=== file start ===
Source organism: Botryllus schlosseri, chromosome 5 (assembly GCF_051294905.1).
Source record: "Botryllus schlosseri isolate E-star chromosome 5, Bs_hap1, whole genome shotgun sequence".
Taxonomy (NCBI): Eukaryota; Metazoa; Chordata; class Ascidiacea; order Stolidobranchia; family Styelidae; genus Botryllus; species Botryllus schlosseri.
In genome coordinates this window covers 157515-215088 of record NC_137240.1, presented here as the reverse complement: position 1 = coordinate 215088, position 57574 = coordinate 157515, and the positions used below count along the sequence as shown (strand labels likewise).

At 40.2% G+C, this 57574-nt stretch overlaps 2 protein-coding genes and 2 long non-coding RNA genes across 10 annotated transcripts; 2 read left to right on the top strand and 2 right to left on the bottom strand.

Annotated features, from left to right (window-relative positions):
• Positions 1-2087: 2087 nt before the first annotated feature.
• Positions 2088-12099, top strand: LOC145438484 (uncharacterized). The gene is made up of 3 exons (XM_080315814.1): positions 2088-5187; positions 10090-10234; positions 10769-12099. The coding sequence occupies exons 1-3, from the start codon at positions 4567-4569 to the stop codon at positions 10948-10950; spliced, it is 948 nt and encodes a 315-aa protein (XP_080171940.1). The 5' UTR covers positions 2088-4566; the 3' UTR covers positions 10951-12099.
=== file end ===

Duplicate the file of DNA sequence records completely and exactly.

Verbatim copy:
Source organism: Botryllus schlosseri, chromosome 5 (assembly GCF_051294905.1).
Source record: "Botryllus schlosseri isolate E-star chromosome 5, Bs_hap1, whole genome shotgun sequence".
Taxonomy (NCBI): Eukaryota; Metazoa; Chordata; class Ascidiacea; order Stolidobranchia; family Styelidae; genus Botryllus; species Botryllus schlosseri.
In genome coordinates this window covers 157515-215088 of record NC_137240.1, presented here as the reverse complement: position 1 = coordinate 215088, position 57574 = coordinate 157515, and the positions used below count along the sequence as shown (strand labels likewise).

At 40.2% G+C, this 57574-nt stretch overlaps 2 protein-coding genes and 2 long non-coding RNA genes across 10 annotated transcripts; 2 read left to right on the top strand and 2 right to left on the bottom strand.

Annotated features, from left to right (window-relative positions):
• Positions 1-2087: 2087 nt before the first annotated feature.
• Positions 2088-12099, top strand: LOC145438484 (uncharacterized). The gene is made up of 3 exons (XM_080315814.1): positions 2088-5187; positions 10090-10234; positions 10769-12099. The coding sequence occupies exons 1-3, from the start codon at positions 4567-4569 to the stop codon at positions 10948-10950; spliced, it is 948 nt and encodes a 315-aa protein (XP_080171940.1). The 5' UTR covers positions 2088-4566; the 3' UTR covers positions 10951-12099.